A workshop was originally planned to take place in the European Parliament, but it proved to be too difficult to organise. Since, on the occasion of the Belgian Presidency of the EU, SOLIDAR had already raised awareness of the situation in different forums organised in Brussels, it was decided to hold the workshop in Madrid, Spain, instead.
A 15-minute video was produced which shows the theatre process and the activities during the UK workshop. The video was translated into French, Spanish, Italian and German and distributed to all RESPECT network partners to be used to disseminate the experience of this project and to raise awareness among the public. It was presented to the Multimedia World Forum held in Rome in November 2001.
A competition was held among migrant domestic workers across the UK to design a logo for a project T-shirt.  The winning design shows a circle of female migrant domestic workers surrounding two theatre masks that declare “Migrant Domestic Workers:  Acting Together'. The logo was printed on a T-shirt, together with the RESPECT logo and the EU flag mentioning the support of the Daphne Programme. 200 T-shirts were printed and given to participants in the project.
A transnational conference: “Migrant Domestic Workers: Acting Together' was organized in London.  Participants came from the RESPECT network, migrant domestic workers, NGOs, trade unions, MPs, MEPs, international organisations, and interested individuals. Reports on the workshops were handed out to all participants.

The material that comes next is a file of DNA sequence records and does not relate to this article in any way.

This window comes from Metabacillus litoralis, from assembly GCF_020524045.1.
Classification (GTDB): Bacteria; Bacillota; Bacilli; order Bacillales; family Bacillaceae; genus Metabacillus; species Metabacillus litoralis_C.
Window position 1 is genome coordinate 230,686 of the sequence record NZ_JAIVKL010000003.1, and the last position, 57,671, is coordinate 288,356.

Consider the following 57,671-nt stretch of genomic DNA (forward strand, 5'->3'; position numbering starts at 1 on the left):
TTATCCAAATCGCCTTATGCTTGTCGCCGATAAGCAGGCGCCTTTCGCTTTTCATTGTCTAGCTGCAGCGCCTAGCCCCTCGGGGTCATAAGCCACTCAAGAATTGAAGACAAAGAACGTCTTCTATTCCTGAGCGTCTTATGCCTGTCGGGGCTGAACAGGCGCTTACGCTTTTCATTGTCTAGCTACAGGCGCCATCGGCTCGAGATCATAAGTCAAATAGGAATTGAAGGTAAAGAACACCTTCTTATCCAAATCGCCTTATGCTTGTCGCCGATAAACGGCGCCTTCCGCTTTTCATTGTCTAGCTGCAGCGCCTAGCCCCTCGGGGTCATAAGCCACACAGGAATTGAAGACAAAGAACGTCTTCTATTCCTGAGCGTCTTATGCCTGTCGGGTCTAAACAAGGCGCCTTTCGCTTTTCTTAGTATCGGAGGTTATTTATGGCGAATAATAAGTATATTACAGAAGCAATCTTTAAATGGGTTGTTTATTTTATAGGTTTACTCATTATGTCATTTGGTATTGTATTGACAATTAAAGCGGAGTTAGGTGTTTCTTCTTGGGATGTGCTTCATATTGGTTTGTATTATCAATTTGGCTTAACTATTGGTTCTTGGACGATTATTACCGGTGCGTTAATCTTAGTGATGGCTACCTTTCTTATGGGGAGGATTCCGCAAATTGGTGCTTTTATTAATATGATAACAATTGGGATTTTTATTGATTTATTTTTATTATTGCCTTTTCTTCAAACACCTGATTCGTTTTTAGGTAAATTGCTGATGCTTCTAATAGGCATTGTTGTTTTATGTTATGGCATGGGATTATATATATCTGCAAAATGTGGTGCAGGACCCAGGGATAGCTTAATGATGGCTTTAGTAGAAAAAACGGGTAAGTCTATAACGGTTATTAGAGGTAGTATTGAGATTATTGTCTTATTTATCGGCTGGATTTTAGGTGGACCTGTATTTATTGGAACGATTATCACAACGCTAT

The conference was covered by the media.  In fact, throughout this project RESPECT was given a high profile.  This was also a result of participating in a number of important European conferences and meetings.

Lessons and ideas

1. This successful project nevertheless gave rise to an interesting lesson about organising partnerships and sustainability:  Solidar submitted the proposal while Kalaayan in fact did most of the work implementing the project.  This was decided because both organisations are linked through the RESPECT network but Kalaayan does not have sufficient resources to prepare and administer EU projects. Solidar therefore undertook to submit an application, provide administrative assistance and undertake lobbying on this issue at EU level. This was a valid partnership. However, it raises the question of what this means for the sustainability of the project.  Solidar did not wish to continue, after the end of the project, to take a core management role either of a follow-up to this project or of the RESPECT network, since its own resources were stretched.  Kalaayan was too small to prepare and administer EU projects, although it continues its work in this area at a national level.  These are difficult challenges to meet.  It is important, though, if the results of a project are to be sustainable, that thought is given to how such issues will be addressed even at the planning stage.
2. Part of the stress on Solidar came from the difficulties involved in working with EU programmes that expect the NGO to work for up to a year against the promise of eventual reimbursement. This is an ongoing problem for many small and medium-sized NGOs and needs to be taken into account when a project submission is prepared. 

Material available

- Website: http://www.solidar.org   (section migrant workers)
- RESPECT Noticeboard newsletter about the project 'acting together' (English, French, Spanish, Italian, German)
- Briefing note on lobbying (English, French, Spanish, Italian, German)
- Briefing note on EU policy on migration and asylum (English and Spanish).